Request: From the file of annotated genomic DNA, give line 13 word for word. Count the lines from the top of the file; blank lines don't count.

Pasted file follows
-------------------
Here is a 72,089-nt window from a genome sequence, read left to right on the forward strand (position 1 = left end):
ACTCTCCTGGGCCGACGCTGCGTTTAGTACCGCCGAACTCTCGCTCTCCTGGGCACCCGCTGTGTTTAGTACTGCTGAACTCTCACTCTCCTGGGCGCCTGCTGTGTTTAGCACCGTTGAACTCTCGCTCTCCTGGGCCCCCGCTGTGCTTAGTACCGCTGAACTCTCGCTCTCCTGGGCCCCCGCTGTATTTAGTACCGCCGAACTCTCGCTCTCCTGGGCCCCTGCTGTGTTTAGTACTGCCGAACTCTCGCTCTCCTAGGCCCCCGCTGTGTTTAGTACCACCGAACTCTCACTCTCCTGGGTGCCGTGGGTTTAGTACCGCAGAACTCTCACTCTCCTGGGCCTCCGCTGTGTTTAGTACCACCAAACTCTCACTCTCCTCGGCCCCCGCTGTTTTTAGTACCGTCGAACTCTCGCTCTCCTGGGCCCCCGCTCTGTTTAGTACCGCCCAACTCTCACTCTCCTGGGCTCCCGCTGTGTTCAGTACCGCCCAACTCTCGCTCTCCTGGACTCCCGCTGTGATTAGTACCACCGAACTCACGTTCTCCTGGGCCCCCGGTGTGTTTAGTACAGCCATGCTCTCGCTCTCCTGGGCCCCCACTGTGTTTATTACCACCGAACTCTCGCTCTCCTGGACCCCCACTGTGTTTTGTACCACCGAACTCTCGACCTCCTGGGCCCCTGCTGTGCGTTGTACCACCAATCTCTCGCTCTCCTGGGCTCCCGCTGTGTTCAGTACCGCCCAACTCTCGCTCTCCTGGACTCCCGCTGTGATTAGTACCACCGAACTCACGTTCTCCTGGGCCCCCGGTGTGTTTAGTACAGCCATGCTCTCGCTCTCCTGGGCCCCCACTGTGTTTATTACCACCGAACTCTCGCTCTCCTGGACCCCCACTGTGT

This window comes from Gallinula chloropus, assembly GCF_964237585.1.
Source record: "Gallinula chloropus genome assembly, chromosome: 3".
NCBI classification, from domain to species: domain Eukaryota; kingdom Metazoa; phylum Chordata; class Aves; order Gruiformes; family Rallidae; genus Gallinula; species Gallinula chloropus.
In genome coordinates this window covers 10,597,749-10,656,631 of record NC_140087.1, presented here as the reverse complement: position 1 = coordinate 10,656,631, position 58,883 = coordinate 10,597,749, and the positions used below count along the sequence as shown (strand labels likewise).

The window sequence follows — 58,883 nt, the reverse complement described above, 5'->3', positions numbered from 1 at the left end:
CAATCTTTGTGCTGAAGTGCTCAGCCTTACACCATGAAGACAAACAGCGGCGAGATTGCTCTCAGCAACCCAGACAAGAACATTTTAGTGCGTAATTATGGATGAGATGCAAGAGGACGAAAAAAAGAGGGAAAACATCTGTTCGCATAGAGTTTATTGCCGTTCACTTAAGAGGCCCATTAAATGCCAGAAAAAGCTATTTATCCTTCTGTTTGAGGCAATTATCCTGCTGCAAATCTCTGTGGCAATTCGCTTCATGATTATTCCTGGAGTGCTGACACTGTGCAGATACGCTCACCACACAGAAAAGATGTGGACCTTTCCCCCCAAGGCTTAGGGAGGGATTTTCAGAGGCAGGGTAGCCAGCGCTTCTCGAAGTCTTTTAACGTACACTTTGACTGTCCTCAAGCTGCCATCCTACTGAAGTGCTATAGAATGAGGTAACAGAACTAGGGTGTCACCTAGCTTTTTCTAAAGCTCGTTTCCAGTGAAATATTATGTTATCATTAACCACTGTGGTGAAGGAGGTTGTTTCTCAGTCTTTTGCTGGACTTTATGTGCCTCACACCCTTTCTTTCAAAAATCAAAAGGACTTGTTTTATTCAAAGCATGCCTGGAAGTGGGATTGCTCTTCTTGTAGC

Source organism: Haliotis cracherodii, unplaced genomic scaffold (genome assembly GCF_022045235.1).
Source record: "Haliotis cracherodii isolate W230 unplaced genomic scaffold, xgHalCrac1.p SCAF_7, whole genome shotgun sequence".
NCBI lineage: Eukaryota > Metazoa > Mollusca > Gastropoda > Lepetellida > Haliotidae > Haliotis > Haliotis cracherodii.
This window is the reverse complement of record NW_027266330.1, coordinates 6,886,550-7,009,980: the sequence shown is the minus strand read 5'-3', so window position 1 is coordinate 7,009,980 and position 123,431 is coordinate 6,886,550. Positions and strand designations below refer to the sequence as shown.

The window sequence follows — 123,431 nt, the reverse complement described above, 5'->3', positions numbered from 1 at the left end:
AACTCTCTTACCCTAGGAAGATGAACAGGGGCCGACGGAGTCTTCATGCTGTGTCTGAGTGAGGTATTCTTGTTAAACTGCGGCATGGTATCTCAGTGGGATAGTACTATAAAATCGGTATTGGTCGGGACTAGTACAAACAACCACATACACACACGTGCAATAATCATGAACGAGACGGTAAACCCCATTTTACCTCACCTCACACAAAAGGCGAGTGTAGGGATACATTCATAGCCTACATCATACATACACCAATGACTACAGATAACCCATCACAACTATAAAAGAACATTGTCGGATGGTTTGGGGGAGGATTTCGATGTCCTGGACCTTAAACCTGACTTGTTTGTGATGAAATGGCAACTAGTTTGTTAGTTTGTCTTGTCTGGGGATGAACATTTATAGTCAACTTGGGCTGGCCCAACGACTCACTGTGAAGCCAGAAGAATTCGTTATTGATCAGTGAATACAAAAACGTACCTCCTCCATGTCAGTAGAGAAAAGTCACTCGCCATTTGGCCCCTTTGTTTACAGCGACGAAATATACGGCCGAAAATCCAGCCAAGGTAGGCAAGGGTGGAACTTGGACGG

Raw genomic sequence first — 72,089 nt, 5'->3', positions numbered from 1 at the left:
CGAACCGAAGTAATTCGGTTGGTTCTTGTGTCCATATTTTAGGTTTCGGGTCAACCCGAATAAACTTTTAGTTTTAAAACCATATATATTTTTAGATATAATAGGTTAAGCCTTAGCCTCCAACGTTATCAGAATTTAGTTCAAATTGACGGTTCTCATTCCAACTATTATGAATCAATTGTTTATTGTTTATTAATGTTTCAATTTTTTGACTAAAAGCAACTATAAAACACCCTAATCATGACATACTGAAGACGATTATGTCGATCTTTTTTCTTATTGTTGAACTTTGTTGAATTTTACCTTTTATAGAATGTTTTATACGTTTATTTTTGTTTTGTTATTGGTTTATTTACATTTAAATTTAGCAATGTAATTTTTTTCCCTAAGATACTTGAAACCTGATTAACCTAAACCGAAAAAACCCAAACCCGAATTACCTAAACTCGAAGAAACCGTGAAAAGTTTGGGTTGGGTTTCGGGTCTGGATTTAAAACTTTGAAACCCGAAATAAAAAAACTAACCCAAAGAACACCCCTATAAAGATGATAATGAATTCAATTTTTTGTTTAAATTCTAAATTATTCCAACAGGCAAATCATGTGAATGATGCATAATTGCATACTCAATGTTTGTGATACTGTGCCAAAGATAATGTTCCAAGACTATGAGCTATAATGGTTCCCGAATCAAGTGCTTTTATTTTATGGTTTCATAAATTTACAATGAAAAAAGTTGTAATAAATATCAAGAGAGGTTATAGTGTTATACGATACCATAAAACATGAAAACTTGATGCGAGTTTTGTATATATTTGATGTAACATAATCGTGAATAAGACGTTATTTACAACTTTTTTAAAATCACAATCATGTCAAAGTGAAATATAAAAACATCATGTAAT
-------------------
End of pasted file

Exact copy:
The window sequence follows — 123,431 nt, the reverse complement described above, 5'->3', positions numbered from 1 at the left end: